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A good core workout can help you build a strong, stable midsection and prevent injury.

Foundational movements using rotation, gravity, and weight to hit your abs from different angles can help you build a strong, stable midsection, and the benefits go beyond working on your six pack. Core exercise can also help prevent injury, ease pain in your back and joints, and allow you to perform better in other exercises.

Hollow body hold

A great ab workout for all fitness levels. One of the most basic core moves, the hollow body hold is a low-impact exercise that involves lying on the ground and pressing your lower back into the floor as you lift your legs and shoulders slightly off the ground.

Simple but surprisingly challenging, the hollow hold is great for all skill levels, since it can teach you how to properly engage your core muscles, and work up to maintaining that stability for other exercises like lifting weights.

Bicycle crunches

work every part of your abs. Bicycle crunches are a safe, versatile option for any core routine. Done correctly, bicycle crunches tap into your entire core, from your obliques on the sides of the body to the transverse abdominis or "deep abs," and even your hip flexors.

For best results, avoid rushing through the exercise and focus on careful, controlled movement to really target your core muscles.

Pallof press

A full-body stability exercise. The Pallof press involves holding a cable or resistance band in front of your chest and pressing out in front of you, working the muscles of your core, back, arms, and lower body to prevent the band from pulling you around.

It also puts less stress on the low back than planks and similar movements, making it great for an ab workout without back pain.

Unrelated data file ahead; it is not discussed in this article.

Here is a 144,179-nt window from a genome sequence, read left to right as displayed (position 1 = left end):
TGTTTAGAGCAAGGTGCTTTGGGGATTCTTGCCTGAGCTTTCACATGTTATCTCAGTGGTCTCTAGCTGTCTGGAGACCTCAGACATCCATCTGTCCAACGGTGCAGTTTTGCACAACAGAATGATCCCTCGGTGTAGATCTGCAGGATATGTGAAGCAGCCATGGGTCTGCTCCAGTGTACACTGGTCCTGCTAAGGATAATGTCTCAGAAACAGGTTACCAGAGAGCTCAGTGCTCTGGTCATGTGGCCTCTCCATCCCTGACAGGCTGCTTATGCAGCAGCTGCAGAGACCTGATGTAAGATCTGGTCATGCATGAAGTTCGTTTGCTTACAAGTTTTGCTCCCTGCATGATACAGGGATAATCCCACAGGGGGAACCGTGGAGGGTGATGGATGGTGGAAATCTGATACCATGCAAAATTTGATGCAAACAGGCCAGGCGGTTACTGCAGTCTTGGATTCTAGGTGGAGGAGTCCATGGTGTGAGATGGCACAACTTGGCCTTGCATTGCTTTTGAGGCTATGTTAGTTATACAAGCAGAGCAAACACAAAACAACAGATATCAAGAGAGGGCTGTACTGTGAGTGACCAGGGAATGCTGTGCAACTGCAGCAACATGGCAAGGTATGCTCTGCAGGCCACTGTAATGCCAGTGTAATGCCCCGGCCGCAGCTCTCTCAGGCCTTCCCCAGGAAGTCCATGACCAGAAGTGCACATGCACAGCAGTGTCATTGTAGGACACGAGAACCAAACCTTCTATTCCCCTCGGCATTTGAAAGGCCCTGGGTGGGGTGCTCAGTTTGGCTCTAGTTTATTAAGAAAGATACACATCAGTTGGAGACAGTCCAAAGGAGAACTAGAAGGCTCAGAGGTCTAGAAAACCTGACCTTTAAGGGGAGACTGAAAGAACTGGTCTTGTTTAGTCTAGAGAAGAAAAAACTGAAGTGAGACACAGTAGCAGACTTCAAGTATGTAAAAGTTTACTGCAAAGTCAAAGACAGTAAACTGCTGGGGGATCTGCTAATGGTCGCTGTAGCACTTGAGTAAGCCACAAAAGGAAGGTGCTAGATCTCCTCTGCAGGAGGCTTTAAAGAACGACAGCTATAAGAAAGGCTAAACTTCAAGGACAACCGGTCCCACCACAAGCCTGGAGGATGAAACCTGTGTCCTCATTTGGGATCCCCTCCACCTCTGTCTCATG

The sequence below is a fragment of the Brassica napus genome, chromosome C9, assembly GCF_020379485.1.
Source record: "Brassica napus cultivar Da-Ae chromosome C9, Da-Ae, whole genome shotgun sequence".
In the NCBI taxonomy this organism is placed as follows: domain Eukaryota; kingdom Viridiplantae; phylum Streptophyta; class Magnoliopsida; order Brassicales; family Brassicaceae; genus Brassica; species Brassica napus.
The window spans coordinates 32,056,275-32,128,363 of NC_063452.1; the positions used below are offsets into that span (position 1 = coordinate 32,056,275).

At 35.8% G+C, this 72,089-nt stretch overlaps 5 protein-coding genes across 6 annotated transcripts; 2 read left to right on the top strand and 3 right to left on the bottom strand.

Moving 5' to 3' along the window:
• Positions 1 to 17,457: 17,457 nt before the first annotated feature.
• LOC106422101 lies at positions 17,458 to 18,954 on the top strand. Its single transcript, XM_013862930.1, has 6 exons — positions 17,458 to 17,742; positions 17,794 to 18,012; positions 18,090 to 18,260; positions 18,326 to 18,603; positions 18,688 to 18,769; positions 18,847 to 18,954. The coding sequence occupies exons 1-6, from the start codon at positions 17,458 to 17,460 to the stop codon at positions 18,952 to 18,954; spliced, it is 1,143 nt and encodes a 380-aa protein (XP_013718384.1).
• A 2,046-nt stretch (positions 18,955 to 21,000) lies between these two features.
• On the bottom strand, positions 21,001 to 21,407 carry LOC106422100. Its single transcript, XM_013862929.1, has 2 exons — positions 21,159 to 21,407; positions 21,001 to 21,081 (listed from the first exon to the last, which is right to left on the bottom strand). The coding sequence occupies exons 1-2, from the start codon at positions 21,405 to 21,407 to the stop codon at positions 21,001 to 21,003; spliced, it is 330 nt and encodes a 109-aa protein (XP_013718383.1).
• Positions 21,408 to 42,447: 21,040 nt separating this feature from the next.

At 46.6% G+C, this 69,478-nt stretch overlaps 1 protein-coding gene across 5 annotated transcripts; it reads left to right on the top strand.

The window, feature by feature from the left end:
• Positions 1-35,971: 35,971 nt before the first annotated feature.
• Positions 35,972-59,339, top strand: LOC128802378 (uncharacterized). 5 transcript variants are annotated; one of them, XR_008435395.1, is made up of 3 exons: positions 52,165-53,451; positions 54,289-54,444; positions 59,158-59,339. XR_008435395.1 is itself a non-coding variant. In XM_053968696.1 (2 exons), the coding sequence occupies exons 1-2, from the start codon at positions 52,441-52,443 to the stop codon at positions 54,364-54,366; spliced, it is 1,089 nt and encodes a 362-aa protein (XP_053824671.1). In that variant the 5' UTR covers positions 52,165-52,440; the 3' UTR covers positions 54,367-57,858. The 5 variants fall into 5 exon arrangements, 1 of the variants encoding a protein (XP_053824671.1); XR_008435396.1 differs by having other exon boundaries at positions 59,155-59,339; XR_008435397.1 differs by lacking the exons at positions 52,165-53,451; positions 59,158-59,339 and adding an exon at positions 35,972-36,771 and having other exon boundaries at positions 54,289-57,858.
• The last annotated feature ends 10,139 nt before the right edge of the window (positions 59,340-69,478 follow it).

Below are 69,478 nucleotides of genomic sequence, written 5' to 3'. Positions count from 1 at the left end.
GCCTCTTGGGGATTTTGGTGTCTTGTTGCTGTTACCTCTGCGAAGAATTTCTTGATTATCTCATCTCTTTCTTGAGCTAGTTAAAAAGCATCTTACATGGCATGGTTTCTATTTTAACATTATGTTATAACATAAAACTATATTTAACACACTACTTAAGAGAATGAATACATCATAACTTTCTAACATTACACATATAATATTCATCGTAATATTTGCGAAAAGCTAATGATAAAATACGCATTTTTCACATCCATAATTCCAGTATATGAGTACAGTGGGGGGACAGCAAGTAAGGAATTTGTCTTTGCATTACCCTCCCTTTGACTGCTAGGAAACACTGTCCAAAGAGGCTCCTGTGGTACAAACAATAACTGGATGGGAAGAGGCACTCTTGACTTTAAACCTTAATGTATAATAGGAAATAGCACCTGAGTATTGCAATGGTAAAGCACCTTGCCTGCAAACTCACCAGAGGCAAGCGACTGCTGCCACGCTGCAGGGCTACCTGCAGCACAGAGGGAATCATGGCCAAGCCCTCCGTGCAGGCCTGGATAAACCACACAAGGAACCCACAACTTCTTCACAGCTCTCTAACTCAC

Hanging leg raise

Use gravity to build better ab definition. One of the all-time best exercises for visible abs is the hanging leg raises, which uses your body weight and gravity to put tension on the muscles.

See my photo above.

This challenging move works every part of your abs, along with your hips, to stabilize your body and avoid swinging as you hang from a pull-up bar and lift your legs parallel to the floor. For a challenge, keep your legs straight, or add even more intensity by holding a weight like a medicine ball between your feet.

For a more accessible version, you can scale the exercise by performing knee tucks, bending your knees and bringing them up to your chest from a hang.

Mountain Climbers (with plates)

Mountain climbers can help you improve your core stability, which helps prevent injury and boost effectiveness in other kinds of exercise.

However, common mistakes, like unstable hips or misaligned arms, can make the exercise less effective. To get the most out of your mountain climbers, focus on a strong plank and slow, careful movement, and work your way up to longer or faster exercise. Other mistakes include lifting the hips too high or sagging in the core. Start with light plates on a floor that easily slides.



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